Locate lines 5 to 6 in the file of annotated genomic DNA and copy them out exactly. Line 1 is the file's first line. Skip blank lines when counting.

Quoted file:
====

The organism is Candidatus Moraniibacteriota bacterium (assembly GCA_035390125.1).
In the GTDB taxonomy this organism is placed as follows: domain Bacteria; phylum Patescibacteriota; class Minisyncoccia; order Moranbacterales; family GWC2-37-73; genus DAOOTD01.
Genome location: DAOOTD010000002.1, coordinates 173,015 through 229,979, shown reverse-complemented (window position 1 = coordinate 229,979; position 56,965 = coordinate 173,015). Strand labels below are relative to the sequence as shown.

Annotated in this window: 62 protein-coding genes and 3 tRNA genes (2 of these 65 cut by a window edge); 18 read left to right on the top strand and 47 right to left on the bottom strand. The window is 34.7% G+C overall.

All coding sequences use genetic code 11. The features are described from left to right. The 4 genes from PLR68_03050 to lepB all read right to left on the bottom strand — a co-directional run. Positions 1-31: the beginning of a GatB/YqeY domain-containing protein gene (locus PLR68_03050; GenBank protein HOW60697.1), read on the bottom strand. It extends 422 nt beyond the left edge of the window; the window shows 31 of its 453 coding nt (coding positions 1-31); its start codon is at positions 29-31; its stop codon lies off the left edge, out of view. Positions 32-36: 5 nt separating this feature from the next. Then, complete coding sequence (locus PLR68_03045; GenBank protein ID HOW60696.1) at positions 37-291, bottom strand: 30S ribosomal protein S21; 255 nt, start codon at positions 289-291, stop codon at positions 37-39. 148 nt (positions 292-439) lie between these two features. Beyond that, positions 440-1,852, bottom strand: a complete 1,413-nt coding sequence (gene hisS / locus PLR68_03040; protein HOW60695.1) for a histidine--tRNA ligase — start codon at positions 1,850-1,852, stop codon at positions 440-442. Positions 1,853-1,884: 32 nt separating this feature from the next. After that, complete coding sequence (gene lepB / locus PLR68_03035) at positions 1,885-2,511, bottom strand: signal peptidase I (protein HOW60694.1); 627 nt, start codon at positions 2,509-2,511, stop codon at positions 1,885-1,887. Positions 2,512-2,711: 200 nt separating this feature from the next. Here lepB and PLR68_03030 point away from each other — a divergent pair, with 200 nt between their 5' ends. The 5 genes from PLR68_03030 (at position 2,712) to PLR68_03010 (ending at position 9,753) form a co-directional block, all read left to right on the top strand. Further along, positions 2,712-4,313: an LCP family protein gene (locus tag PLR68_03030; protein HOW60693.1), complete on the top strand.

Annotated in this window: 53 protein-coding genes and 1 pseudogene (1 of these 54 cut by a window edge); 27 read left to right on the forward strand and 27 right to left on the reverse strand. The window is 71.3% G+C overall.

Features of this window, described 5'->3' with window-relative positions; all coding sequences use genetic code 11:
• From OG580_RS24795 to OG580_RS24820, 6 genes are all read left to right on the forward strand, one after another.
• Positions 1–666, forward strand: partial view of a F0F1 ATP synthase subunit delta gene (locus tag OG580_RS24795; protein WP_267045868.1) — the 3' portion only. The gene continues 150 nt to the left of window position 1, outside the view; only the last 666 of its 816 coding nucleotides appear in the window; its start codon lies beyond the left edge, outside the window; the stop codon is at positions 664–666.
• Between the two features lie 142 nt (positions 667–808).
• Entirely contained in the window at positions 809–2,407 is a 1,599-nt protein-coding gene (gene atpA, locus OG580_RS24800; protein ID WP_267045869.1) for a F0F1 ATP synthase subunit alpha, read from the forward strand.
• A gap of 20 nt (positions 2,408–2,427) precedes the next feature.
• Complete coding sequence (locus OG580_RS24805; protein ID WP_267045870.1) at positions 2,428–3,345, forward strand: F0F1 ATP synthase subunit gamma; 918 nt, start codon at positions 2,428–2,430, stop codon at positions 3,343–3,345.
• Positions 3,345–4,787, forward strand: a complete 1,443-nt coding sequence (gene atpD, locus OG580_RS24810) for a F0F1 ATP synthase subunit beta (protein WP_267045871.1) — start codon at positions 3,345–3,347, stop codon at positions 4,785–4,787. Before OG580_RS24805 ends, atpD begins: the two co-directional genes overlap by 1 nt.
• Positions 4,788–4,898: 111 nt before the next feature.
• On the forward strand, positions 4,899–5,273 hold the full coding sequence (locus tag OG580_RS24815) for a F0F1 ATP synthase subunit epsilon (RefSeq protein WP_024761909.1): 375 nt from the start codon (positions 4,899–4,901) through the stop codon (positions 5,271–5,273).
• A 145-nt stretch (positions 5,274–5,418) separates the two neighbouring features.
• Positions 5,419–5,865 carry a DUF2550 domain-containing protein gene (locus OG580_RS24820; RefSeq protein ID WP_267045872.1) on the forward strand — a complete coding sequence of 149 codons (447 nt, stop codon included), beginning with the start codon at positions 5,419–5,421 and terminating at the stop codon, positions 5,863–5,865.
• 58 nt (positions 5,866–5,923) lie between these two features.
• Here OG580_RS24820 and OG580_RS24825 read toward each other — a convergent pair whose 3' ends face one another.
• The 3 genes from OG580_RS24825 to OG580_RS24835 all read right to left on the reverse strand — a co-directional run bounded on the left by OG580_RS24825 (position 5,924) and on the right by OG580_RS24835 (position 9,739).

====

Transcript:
All coding sequences use genetic code 11. The features are described from left to right. The 4 genes from PLR68_03050 to lepB all read right to left on the bottom strand — a co-directional run. Positions 1-31: the beginning of a GatB/YqeY domain-containing protein gene (locus PLR68_03050; GenBank protein HOW60697.1), read on the bottom strand. It extends 422 nt beyond the left edge of the window; the window shows 31 of its 453 coding nt (coding positions 1-31); its start codon is at positions 29-31; its stop codon lies off the left edge, out of view. Positions 32-36: 5 nt separating this feature from the next. Then, complete coding sequence (locus PLR68_03045; GenBank protein ID HOW60696.1) at positions 37-291, bottom strand: 30S ribosomal protein S21; 255 nt, start codon at positions 289-291, stop codon at positions 37-39. 148 nt (positions 292-439) lie between these two features. Beyond that, positions 440-1,852, bottom strand: a complete 1,413-nt coding sequence (gene hisS / locus PLR68_03040; protein HOW60695.1) for a histidine--tRNA ligase — start codon at positions 1,850-1,852, stop codon at positions 440-442. Positions 1,853-1,884: 32 nt separating this feature from the next. After that, complete coding sequence (gene lepB / locus PLR68_03035) at positions 1,885-2,511, bottom strand: signal peptidase I (protein HOW60694.1); 627 nt, start codon at positions 2,509-2,511, stop codon at positions 1,885-1,887. Positions 2,512-2,711: 200 nt separating this feature from the next. Here lepB and PLR68_03030 point away from each other — a divergent pair, with 200 nt between their 5' ends. The 5 genes from PLR68_03030 (at position 2,712) to PLR68_03010 (ending at position 9,753) form a co-directional block, all read left to right on the top strand. Further along, positions 2,712-4,313: an LCP family protein gene (locus tag PLR68_03030; protein HOW60693.1), complete on the top strand.

Annotated in this window: 53 protein-coding genes and 1 pseudogene (1 of these 54 cut by a window edge); 27 read left to right on the forward strand and 27 right to left on the reverse strand. The window is 71.3% G+C overall.